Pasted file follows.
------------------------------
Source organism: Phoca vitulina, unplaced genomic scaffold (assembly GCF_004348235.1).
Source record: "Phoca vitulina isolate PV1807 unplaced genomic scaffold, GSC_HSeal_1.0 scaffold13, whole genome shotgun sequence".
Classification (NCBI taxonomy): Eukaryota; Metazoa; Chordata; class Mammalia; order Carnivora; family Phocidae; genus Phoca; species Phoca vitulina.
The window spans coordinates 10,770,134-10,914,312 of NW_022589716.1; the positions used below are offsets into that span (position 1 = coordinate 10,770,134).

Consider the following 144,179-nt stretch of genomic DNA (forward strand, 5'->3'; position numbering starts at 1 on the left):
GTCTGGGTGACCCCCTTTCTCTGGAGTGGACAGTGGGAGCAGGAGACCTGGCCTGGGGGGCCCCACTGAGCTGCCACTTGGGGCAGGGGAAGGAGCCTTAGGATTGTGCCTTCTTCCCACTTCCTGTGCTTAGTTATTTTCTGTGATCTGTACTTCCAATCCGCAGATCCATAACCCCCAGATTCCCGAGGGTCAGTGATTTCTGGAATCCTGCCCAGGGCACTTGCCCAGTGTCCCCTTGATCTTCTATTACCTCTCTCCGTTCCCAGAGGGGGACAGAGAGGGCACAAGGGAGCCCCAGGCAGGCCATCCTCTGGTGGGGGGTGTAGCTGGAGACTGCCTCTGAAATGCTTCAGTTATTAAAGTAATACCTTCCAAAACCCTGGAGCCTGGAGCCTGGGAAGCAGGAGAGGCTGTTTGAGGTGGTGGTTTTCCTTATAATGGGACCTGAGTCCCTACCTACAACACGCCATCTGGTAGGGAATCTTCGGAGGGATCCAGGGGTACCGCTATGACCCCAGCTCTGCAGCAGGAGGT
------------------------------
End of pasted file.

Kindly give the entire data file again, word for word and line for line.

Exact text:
Source organism: Phoca vitulina, unplaced genomic scaffold (assembly GCF_004348235.1).
Source record: "Phoca vitulina isolate PV1807 unplaced genomic scaffold, GSC_HSeal_1.0 scaffold13, whole genome shotgun sequence".
Classification (NCBI taxonomy): Eukaryota; Metazoa; Chordata; class Mammalia; order Carnivora; family Phocidae; genus Phoca; species Phoca vitulina.
The window spans coordinates 10,770,134-10,914,312 of NW_022589716.1; the positions used below are offsets into that span (position 1 = coordinate 10,770,134).

Consider the following 144,179-nt stretch of genomic DNA (forward strand, 5'->3'; position numbering starts at 1 on the left):
GTCTGGGTGACCCCCTTTCTCTGGAGTGGACAGTGGGAGCAGGAGACCTGGCCTGGGGGGCCCCACTGAGCTGCCACTTGGGGCAGGGGAAGGAGCCTTAGGATTGTGCCTTCTTCCCACTTCCTGTGCTTAGTTATTTTCTGTGATCTGTACTTCCAATCCGCAGATCCATAACCCCCAGATTCCCGAGGGTCAGTGATTTCTGGAATCCTGCCCAGGGCACTTGCCCAGTGTCCCCTTGATCTTCTATTACCTCTCTCCGTTCCCAGAGGGGGACAGAGAGGGCACAAGGGAGCCCCAGGCAGGCCATCCTCTGGTGGGGGGTGTAGCTGGAGACTGCCTCTGAAATGCTTCAGTTATTAAAGTAATACCTTCCAAAACCCTGGAGCCTGGAGCCTGGGAAGCAGGAGAGGCTGTTTGAGGTGGTGGTTTTCCTTATAATGGGACCTGAGTCCCTACCTACAACACGCCATCTGGTAGGGAATCTTCGGAGGGATCCAGGGGTACCGCTATGACCCCAGCTCTGCAGCAGGAGGT